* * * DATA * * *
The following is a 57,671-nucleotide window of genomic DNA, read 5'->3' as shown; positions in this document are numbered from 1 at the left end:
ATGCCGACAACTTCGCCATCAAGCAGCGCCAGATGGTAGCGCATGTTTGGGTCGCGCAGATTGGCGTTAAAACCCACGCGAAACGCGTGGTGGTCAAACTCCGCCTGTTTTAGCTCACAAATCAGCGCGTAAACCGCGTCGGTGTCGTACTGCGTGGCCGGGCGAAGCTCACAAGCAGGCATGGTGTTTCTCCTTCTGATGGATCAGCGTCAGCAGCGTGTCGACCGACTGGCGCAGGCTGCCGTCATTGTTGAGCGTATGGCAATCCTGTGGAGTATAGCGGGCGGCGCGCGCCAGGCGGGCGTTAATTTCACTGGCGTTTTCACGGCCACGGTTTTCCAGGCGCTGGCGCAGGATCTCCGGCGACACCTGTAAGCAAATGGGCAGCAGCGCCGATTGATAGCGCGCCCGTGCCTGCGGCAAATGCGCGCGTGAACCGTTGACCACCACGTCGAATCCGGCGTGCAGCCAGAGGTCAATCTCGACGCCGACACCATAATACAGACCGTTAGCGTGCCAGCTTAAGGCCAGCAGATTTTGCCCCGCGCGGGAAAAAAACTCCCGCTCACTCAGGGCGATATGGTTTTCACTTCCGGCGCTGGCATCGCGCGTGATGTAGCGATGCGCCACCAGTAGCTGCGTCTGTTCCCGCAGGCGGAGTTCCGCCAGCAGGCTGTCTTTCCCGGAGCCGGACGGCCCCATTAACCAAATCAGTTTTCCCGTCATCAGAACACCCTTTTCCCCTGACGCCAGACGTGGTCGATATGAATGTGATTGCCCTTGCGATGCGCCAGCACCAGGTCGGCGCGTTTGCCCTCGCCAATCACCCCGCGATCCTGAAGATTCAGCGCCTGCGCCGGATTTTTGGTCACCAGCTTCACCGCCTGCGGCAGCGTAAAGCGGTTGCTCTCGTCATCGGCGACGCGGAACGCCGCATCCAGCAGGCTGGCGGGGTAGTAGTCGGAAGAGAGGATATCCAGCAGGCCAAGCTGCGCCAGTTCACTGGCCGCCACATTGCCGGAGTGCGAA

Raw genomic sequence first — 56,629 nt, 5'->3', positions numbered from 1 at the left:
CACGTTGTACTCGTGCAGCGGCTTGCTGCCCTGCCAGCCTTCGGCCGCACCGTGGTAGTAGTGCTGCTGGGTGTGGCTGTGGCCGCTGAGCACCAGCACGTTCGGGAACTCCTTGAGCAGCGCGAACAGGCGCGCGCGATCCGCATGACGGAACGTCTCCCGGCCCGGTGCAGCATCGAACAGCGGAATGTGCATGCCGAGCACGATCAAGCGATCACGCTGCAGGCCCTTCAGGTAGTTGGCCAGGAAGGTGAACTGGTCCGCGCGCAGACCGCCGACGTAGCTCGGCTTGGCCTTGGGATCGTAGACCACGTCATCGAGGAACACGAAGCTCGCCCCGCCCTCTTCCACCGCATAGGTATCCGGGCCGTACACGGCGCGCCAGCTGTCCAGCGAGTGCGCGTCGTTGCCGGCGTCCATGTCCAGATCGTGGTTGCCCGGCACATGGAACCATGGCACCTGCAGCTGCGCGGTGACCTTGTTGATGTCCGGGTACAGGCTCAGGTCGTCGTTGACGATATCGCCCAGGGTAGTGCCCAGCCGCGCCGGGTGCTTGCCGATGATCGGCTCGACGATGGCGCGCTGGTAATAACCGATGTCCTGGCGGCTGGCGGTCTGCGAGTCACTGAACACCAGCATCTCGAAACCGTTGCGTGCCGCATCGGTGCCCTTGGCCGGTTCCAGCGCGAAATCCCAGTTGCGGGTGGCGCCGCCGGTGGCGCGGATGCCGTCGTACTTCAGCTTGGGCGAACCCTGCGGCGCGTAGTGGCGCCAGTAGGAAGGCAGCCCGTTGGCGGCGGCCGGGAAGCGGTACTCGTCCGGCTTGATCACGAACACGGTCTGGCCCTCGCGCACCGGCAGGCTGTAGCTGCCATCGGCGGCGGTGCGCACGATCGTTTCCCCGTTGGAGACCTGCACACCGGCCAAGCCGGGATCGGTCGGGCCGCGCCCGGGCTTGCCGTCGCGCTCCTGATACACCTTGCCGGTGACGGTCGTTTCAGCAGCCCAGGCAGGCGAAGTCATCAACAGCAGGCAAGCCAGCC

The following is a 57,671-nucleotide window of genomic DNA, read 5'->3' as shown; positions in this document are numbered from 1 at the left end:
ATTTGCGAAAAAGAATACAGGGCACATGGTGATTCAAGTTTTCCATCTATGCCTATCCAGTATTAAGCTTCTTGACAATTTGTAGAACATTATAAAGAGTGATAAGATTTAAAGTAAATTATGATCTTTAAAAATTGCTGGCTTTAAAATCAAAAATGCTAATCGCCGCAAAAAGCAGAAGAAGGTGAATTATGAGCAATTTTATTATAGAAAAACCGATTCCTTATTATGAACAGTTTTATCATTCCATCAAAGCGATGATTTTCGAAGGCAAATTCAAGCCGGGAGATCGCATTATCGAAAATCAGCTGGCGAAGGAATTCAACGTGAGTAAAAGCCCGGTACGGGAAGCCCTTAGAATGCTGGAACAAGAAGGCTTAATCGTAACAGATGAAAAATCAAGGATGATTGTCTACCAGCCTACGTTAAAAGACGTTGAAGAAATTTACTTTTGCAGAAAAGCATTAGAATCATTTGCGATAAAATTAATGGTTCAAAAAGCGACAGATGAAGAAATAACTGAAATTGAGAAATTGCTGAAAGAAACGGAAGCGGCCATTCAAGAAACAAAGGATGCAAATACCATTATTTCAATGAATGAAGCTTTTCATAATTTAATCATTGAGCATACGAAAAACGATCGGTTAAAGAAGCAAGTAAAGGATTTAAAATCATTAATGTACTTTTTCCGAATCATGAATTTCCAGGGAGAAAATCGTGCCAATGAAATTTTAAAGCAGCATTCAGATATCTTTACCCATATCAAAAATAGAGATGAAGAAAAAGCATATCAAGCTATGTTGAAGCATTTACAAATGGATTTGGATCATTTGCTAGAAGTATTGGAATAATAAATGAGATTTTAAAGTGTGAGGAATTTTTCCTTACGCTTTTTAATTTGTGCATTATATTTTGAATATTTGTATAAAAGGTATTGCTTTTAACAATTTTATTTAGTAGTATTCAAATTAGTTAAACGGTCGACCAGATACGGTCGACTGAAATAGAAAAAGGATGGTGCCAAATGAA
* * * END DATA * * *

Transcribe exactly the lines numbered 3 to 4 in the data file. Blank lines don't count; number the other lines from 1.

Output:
Raw genomic sequence first — 56,629 nt, 5'->3', positions numbered from 1 at the left:
CACGTTGTACTCGTGCAGCGGCTTGCTGCCCTGCCAGCCTTCGGCCGCACCGTGGTAGTAGTGCTGCTGGGTGTGGCTGTGGCCGCTGAGCACCAGCACGTTCGGGAACTCCTTGAGCAGCGCGAACAGGCGCGCGCGATCCGCATGACGGAACGTCTCCCGGCCCGGTGCAGCATCGAACAGCGGAATGTGCATGCCGAGCACGATCAAGCGATCACGCTGCAGGCCCTTCAGGTAGTTGGCCAGGAAGGTGAACTGGTCCGCGCGCAGACCGCCGACGTAGCTCGGCTTGGCCTTGGGATCGTAGACCACGTCATCGAGGAACACGAAGCTCGCCCCGCCCTCTTCCACCGCATAGGTATCCGGGCCGTACACGGCGCGCCAGCTGTCCAGCGAGTGCGCGTCGTTGCCGGCGTCCATGTCCAGATCGTGGTTGCCCGGCACATGGAACCATGGCACCTGCAGCTGCGCGGTGACCTTGTTGATGTCCGGGTACAGGCTCAGGTCGTCGTTGACGATATCGCCCAGGGTAGTGCCCAGCCGCGCCGGGTGCTTGCCGATGATCGGCTCGACGATGGCGCGCTGGTAATAACCGATGTCCTGGCGGCTGGCGGTCTGCGAGTCACTGAACACCAGCATCTCGAAACCGTTGCGTGCCGCATCGGTGCCCTTGGCCGGTTCCAGCGCGAAATCCCAGTTGCGGGTGGCGCCGCCGGTGGCGCGGATGCCGTCGTACTTCAGCTTGGGCGAACCCTGCGGCGCGTAGTGGCGCCAGTAGGAAGGCAGCCCGTTGGCGGCGGCCGGGAAGCGGTACTCGTCCGGCTTGATCACGAACACGGTCTGGCCCTCGCGCACCGGCAGGCTGTAGCTGCCATCGGCGGCGGTGCGCACGATCGTTTCCCCGTTGGAGACCTGCACACCGGCCAAGCCGGGATCGGTCGGGCCGCGCCCGGGCTTGCCGTCGCGCTCCTGATACACCTTGCCGGTGACGGTCGTTTCAGCAGCCCAGGCAGGCGAAGTCATCAACAGCAGGCAAGCCAGCC